The Ring |
directed by Gore Verbinski
As much as I love the horror genre, I will admit that only rarely has such a film aspired -- let alone attained -- the artistic plateau upon which The Ring proudly sits. The movie is an artistic masterpiece, a film whose amazing textures and tones invite multiple viewings and a never-ending search for further insight into its darkly beautiful truth.
I find myself examining everything my eyes run across, trying to analyze the pattern of raindrops on a car windshield, watching in curious awe the rushed setting of the sun behind a magnificent tree, wondering if door number 601 means something, etc. While the original state of advanced creepiness and awe-struck surprise fades to some degree after the first viewing, The Ring somehow manages to completely captivate me every time I watch it. The plot is, naturally, a little on the weird side, but it certainly seems straightforward enough for me to wonder why some viewers claim they did not understand the movie. I don't think anyone can truly pick out and digest all of the subtle implications of the film on the first viewing, but there's really nothing incomprehensible about The Ring at all.
I won't even try to describe the plot; any iota of preconceived notions or revealed plot points robs the potential viewer of the complete experience this movie takes pride in delivering. One issue of concern with a lot of horror movies is, of course, the ending, and the anticipation one feels sitting down to watch The Ring for the first time can very well preprogram the brain to expect a let-down of some type. I can assure you that the final plot twists and ultimate ending will delight you and renew your faith in truly original movies of this genre. I should add the fact that the ending does much to counterbalance the riveting early moments of the film.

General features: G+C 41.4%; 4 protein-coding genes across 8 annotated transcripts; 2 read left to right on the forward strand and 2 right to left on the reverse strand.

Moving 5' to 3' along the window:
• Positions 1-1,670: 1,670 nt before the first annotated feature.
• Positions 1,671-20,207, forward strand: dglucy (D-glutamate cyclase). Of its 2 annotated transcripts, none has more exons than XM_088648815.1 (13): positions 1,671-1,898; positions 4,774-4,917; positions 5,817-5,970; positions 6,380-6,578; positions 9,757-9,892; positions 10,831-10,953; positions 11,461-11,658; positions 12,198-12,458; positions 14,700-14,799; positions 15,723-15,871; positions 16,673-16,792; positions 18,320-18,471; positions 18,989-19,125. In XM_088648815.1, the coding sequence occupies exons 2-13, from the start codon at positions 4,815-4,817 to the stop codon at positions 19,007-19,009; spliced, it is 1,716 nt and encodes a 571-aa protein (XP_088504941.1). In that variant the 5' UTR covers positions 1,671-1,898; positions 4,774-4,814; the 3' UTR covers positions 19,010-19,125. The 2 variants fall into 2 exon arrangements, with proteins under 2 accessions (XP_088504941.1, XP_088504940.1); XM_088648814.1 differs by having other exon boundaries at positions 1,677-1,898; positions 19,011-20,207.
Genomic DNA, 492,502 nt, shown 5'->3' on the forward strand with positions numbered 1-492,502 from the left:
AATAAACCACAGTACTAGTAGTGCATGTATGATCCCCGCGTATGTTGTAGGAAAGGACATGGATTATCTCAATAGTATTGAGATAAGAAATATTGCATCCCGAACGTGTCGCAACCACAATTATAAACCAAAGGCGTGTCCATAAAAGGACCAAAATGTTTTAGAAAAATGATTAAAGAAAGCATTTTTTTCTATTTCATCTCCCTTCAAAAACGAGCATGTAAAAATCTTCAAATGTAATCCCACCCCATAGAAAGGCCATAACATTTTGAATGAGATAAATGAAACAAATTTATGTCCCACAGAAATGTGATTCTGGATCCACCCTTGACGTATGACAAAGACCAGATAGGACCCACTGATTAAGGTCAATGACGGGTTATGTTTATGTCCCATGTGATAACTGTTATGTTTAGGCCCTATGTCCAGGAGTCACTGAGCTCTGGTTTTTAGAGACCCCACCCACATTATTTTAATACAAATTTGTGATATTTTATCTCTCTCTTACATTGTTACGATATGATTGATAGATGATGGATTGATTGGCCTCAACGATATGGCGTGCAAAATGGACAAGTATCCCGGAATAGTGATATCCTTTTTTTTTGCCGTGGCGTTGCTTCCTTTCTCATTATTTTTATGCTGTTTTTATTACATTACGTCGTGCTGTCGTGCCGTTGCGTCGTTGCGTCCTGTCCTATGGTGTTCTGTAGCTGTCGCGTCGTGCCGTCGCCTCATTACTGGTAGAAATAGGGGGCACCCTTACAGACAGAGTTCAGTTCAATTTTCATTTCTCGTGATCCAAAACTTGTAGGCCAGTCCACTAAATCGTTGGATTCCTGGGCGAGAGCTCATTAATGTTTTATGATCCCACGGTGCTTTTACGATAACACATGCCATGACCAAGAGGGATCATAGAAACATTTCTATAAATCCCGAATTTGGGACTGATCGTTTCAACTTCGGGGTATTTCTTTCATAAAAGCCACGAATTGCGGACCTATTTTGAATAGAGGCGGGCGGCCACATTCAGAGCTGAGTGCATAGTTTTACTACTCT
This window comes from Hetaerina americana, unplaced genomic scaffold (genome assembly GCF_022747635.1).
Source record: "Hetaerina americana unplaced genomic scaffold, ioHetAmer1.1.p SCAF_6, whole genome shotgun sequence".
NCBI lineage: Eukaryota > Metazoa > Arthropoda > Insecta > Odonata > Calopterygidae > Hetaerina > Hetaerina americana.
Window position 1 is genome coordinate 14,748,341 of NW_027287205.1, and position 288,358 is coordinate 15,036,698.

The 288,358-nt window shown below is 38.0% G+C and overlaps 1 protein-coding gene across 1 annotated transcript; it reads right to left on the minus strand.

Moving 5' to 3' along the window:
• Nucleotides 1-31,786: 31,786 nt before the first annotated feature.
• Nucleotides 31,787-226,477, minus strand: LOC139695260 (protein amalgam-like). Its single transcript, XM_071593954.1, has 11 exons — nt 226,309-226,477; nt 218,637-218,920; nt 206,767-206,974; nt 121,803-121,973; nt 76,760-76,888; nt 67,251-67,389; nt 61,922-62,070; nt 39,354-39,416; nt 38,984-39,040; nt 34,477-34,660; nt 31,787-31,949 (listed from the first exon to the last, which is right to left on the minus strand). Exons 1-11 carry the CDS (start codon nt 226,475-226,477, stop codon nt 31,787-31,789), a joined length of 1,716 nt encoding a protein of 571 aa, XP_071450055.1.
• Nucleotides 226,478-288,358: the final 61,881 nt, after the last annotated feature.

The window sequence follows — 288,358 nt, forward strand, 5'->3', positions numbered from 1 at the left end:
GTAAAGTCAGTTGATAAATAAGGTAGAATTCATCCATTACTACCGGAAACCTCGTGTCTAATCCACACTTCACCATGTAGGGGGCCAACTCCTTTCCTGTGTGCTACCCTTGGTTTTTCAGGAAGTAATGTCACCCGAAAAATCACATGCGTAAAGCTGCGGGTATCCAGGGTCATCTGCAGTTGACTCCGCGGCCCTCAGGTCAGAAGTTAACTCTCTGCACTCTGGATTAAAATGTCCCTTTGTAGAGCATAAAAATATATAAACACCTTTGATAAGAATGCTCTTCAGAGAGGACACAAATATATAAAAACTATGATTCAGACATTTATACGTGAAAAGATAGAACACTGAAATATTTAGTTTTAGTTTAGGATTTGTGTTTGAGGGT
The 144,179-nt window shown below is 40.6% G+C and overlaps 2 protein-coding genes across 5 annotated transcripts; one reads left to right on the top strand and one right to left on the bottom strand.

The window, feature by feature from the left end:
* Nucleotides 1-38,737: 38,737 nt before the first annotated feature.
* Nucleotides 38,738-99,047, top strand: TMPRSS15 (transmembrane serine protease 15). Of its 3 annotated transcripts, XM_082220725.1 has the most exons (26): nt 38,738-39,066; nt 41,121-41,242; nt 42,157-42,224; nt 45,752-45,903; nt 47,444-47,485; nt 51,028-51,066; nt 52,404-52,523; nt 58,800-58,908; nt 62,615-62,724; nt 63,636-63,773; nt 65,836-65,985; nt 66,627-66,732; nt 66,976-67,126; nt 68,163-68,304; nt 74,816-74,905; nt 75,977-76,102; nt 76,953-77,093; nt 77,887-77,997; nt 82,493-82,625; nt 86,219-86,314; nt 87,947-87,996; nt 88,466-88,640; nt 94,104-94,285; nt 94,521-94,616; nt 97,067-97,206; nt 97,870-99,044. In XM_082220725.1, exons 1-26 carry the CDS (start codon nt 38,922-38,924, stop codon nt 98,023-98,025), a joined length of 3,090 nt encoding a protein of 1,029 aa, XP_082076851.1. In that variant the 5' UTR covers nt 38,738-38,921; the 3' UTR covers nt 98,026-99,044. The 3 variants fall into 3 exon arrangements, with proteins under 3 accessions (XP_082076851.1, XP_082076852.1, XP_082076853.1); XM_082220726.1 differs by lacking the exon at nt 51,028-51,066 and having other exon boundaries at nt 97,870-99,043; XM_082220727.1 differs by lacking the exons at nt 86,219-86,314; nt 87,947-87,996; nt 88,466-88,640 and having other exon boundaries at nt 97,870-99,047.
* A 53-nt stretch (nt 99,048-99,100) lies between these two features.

In my opinion, the opening scene here is the creepiest, most powerful beginning to a horror movie I have ever seen, and I assure you that this is a very bold statement on my part.
The cast, I must say, is wonderful. Naomi Watts and Martin Henderson help sell the mysterious truth about "the tape" to any viewers reluctant to suspend their disbelief, but it is the children who make this movie a truly creepy good time. David Dorfman makes young Aidan a dark and complex little boy who, one might think just by watching him, could very well be Antichrist material. The mysterious child Samara is the pivotal character in this film, the conduit for all of the horror and psychological manifestations of dread and fear, and Daveigh Chase is uncannily remarkable in the role.
While the movie is a horror masterpiece that sells itself, I am a little disappointed at the paucity of extras included with the DVD. With so many artistic nuances complementing a wildly unpredictable plot, I would dearly love to have the director or an actor or two offer their thoughts on the process in the form of a commentary. The "never-before-seen short film" of roughly 15 minutes is good, but I can't say it really delivered many new revelations about The Ring. There was one additional piece of information I picked up that works on a psychological level, but overall it is certainly not a Rosetta stone with which to translate the secrets of the film. Consisting of several deleted scenes mixed within a cauldron of images from the film itself, it was little more than interesting to me. It is nice to have a trailer for the original Japanese film Ringu thrown in, but this trailer is the equivalent of a TV commercial and not an extended theatrical trailer.
In the end, of course, the extras are just extras; it is the motion picture itself that matters, and The Ring not only delivers the goods, it knocks down your door, grabs you by the throat and shoves them right down your gullet.